Different Ways to Cut and Slice Cheese

There are many distinct types of cheese, particularly in France where it is well-known. Some cheeses have smooth textures, while others have gritty textures and occasionally have strong odors. Cheese is also used and served in a variety of ways, including as a spread, a cooking component, a topping, an appetizer, and a snack. There is little doubt that cheese is adored worldwide.

Did you know that there are various approaches to cutting and slicing cheese in addition to the various uses and serving options? At gatherings and celebrations, a variety of cheeses are frequently presented; accurate cutting is crucial. The form, texture, and hardness or softness of the cheese all affect how it should be cut. Just like with any other dish, presentation is crucial.

Here are some advice and tips to keep in mind when cutting or slicing cheese, before we discuss the various techniques:

  • To each, use a different knife. Use a different knife for comte if you used one for a brie. Since the two types of cheese are so dissimilar, it is best to avoid blending the flavors because it will change the cheese’s flavor and scent. 
  • To make cheese cutting easier, it should be cut at room temperature. 
  • Cutting soft cheeses like Emmental and Raclette requires the use of wired cheese cutters.

Different Ways of Cutting and Slicing Cheese

1. Flat Round Cheese: Round cakes are cut the same way as round cheeses as camembert, reblochon, and coulommiers. It should be cut into three triangles. To cut it, start in the middle and move the knife outward.

2. Large Round Cheese: Large round cheeses like brie and some varieties of Coulommiers should be sliced like pies if you’re going to slice them. For a single serving, you will have a long, thin piece; if there is too much for one meal, you may split it in half and save the other half for another time.

3. Small Round Cheese: They can be divided into two parallel or horizontal halves if the cheese is small, spherical, and picodon-shaped. Additionally, they can be divided into a maximum of four pieces, providing each guest their own miniature pie.

4. Pyramid or Cylinder-Shaped Cheese: Cut this type of cheese similarly to how you would cut round or square cheese, but all the way through the cheese’s height. From the cheese’s very top to its very right bottom, slice the cheese into long, slender pieces. It should be divided into at least 8 portions.

5. Square or Heart-Shaped Cheese: If you’re slicing a square-shaped cheese, proceed as though you were slicing a cake: start with the diagonal cut, then divide each diagonal slice into triangles, then divide each triangle into halves. Start cutting a slice from the center of the cheese out if you are serving only yourself.

6. Hard and Semi-Hard Cheese: If you have a special cheese cutter at home or a vegetable peeler, you can use it to cut hard cheese. If you want to use them as a garnish for your dish, you can even grate them. The typical way parmesan cheese is presented is a nice illustration. 

7. Cheese Wedge: Despite its appearance, cutting a cheese wedge is one of the simplest tasks. Slice the wedge very thinly from top to bottom, then place it flat-side-up. Beautiful cheese triangles will be the end result, perfect for dipping in jams or mustards.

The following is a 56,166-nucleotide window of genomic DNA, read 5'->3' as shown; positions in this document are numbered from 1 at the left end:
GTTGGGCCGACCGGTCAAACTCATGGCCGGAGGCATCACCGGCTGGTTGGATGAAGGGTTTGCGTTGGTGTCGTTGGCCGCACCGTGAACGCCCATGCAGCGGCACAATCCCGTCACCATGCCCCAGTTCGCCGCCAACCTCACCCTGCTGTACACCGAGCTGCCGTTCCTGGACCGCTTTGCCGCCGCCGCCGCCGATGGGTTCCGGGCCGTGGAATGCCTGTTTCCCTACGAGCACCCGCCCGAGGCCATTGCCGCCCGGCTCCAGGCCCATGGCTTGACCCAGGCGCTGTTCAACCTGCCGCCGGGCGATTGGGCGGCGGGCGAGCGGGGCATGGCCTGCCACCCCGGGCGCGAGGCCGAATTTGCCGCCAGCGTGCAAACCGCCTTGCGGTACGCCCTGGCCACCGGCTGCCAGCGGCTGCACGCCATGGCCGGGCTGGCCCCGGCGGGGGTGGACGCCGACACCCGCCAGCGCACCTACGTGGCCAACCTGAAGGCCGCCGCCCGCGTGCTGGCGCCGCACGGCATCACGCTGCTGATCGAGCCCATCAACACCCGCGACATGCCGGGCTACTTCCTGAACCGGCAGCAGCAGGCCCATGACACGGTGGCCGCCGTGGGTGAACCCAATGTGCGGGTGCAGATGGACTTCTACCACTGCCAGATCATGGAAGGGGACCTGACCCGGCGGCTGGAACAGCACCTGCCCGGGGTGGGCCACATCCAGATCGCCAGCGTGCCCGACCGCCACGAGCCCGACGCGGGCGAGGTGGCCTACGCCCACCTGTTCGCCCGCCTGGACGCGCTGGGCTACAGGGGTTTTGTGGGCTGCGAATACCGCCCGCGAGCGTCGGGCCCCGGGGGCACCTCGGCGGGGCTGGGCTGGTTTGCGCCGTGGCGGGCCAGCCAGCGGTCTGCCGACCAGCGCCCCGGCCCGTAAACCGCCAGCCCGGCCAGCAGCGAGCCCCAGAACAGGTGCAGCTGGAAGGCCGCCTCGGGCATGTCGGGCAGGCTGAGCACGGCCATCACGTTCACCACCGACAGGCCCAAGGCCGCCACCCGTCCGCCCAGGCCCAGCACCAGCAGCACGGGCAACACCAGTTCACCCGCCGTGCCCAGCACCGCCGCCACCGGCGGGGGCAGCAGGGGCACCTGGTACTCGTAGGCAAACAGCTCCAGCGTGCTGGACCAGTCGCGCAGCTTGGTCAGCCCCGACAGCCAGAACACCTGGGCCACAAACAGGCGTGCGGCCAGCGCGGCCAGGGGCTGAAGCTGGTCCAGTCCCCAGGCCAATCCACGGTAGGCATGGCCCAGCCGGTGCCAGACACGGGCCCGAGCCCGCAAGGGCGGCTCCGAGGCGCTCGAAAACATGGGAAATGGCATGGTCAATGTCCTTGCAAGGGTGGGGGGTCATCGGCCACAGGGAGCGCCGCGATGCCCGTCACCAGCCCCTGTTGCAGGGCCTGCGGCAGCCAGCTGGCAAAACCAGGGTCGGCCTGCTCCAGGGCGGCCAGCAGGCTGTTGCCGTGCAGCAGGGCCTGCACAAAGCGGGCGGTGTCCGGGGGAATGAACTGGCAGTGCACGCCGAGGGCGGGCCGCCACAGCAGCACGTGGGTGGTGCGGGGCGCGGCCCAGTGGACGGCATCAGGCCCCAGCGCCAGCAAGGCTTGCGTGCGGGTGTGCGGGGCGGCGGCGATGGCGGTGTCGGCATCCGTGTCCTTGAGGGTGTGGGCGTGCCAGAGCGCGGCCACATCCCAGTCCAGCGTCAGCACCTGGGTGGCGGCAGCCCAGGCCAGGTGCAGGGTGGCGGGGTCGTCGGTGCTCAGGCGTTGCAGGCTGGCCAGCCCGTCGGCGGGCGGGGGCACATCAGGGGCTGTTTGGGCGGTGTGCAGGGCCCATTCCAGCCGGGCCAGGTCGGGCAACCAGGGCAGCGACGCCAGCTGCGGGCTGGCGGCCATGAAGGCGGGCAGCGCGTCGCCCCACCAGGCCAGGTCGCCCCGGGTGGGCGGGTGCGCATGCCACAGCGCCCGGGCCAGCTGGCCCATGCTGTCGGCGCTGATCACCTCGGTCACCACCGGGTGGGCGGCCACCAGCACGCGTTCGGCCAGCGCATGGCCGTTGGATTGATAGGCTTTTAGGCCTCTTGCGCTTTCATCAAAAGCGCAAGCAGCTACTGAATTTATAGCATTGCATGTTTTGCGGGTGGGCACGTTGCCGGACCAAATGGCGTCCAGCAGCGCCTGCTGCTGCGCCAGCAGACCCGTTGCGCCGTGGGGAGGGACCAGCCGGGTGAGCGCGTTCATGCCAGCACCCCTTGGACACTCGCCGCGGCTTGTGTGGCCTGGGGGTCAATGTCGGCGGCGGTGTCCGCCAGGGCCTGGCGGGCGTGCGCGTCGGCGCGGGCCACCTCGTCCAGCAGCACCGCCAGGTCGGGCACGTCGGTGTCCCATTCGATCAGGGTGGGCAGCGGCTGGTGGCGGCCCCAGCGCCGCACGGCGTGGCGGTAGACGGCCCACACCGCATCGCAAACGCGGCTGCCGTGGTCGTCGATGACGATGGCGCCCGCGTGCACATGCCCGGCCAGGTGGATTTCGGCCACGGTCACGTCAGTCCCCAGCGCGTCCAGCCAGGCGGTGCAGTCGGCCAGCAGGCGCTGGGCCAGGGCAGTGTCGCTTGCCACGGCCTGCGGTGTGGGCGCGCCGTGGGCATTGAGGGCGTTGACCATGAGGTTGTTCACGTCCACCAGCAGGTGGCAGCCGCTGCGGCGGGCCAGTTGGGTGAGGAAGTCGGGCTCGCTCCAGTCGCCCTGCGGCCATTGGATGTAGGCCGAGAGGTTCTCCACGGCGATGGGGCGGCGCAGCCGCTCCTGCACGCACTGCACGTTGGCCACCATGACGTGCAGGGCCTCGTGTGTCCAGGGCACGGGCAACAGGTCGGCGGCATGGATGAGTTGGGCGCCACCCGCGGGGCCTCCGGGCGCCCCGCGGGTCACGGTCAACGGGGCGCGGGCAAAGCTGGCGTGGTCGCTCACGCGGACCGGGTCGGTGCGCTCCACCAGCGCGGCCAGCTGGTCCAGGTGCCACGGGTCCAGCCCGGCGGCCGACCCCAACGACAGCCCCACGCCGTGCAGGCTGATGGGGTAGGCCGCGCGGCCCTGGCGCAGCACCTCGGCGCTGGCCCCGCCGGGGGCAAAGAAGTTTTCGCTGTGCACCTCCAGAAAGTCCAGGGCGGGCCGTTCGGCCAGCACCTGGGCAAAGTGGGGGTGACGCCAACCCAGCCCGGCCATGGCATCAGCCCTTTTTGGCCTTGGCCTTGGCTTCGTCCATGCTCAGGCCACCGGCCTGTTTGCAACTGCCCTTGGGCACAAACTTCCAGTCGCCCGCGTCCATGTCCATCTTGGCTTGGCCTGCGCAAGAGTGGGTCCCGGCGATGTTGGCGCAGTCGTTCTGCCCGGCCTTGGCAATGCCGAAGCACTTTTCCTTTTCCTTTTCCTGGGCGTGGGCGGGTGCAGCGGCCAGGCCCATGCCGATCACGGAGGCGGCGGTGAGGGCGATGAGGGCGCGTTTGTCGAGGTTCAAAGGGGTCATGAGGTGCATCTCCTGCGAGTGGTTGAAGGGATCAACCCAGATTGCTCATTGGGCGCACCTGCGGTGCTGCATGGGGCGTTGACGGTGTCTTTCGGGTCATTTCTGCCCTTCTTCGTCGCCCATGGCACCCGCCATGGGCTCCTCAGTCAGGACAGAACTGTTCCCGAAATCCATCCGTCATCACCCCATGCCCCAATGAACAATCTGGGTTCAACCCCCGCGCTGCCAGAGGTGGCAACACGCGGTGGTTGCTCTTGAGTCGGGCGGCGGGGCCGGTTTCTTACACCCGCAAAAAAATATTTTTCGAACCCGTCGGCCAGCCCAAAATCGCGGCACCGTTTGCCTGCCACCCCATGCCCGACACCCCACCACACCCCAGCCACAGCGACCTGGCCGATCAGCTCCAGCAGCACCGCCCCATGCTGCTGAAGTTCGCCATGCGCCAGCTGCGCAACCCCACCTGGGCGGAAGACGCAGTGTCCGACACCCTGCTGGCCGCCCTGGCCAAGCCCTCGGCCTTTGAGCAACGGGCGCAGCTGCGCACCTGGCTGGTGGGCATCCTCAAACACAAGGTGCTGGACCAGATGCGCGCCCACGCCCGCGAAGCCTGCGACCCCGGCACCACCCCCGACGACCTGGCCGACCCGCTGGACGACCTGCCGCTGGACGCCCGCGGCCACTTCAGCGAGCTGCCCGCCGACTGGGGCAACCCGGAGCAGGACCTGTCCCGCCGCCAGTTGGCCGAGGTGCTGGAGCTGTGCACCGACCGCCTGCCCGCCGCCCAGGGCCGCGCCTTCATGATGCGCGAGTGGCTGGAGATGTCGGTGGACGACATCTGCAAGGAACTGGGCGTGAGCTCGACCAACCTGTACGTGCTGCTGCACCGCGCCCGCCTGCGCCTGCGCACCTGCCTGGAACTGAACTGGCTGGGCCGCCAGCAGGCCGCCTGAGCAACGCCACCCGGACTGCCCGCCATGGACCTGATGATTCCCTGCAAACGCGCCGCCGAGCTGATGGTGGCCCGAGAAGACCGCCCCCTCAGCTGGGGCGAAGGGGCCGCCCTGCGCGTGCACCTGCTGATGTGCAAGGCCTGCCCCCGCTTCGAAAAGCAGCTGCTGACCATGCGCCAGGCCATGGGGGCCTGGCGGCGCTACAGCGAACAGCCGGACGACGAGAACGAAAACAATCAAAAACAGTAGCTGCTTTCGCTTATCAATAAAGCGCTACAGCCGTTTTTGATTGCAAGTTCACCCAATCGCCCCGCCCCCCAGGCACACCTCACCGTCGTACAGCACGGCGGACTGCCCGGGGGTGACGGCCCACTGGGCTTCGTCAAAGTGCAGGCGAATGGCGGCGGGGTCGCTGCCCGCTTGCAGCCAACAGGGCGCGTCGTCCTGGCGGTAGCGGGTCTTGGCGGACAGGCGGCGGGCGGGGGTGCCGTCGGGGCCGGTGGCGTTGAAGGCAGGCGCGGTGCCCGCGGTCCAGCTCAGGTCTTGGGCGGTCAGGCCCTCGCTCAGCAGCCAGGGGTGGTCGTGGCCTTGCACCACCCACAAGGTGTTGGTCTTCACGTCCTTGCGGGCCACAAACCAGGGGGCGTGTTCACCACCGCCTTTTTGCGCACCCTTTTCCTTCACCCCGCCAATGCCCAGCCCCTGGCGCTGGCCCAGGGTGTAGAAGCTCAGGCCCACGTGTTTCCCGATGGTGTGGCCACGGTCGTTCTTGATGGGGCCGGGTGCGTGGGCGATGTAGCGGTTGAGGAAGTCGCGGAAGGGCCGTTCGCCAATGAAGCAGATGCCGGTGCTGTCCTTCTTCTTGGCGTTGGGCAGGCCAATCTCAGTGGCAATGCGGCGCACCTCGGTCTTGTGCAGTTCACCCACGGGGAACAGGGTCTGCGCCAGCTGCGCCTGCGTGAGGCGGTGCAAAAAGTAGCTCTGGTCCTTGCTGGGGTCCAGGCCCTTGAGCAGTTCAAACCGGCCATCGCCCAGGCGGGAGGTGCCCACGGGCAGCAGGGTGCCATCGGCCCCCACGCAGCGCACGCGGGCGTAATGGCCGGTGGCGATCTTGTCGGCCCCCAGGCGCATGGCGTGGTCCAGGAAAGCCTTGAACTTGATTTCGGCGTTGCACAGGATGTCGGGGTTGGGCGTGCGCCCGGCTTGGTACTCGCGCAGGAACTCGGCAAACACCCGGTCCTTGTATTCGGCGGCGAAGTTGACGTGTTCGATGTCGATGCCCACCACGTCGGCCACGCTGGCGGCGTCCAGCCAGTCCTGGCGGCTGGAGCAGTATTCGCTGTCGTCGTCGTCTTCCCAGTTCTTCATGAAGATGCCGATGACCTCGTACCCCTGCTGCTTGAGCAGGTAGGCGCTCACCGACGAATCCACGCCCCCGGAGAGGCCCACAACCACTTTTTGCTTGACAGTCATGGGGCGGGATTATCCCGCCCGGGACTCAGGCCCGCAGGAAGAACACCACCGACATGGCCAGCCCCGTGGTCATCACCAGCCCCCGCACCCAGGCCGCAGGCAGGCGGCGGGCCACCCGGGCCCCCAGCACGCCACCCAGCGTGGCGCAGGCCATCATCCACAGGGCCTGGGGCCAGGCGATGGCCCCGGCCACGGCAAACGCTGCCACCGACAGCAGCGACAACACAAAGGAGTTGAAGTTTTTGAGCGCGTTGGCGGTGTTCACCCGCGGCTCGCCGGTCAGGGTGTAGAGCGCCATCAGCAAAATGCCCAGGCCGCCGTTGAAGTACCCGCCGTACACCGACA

8. Log-Shaped Cheese: Very soft cheese logs don’t always need to be chopped. Due to how soft and spreadable some varieties are, it’s frequently better to offer them whole with a spreader or soft cheese knife, allowing guests to cut their own pieces. However, cutting each log into a number of equal rounds is the optimum technique for pre-portioning. Use a soft cheese knife with a thin blade or cheese wire for this delicate work. As a result, the cheese won’t stick to the blade, crumble, or change shape.

Cheese Knives and Tools

Cheese knives might be a bit mysterious with their peculiar prongs and forms. But by using the right knife and using it correctly, you may improve the quality of your cheese board and simplify cutting and serving. Even though there are many different types and shapes of cheese knives, we couldn’t possibly cover them all. Instead, we’ll go over some of the fundamentals.

1. Pronged Cheese Knife: The pronged cheese knife can be compared to the little black dress of the cheese knife world because it goes with everything. This item is a necessity for every cheese board because of how easy it is to pick up and serve cheese chunks with the pronged tip.

2. Soft Cheese Knife: When you notice the holes, you’ll understand why this knife is a softy. Softer cheeses are more likely to stick to a sturdy knife due to their mushy inside. Try to find something with a very thin, sharp straight blade or a knife with holes to prevent sticking or mutilating the cheese when you cut.

3. Chisel Knife: This knife, which has the appearance of a little paddle, is a wonderful complement to any cheese board. When you want to serve bits of crumbly, hard cheeses with ease, reach for it.

4. Parmesan Knife: Despite the name, this knife excels when dealing with any type of hard cheese. It is simple to break off bits and nibbles thanks to the pointed tip.

5. Cheese Plane: This traditional slicer works well for shaving off paper-thin cheese samples for tasting. Extremely effective with both semi-soft and semi-hard kinds.

6. Cleaver: Although occasionally referred to as the “cheddar cleaver,” this tool need not be used exclusively with cheddar. Use it to quickly and efficiently cut up any cheese, from hard to semi-soft.

Conclusion

Like any other dish, cheese will seem more delicious and appetizing if it is cut and sliced properly. The difficulty is that cheese comes in a variety of forms, thicknesses, and textures. You can use many different kinds of cheese to create a stunning cheese display with a little work.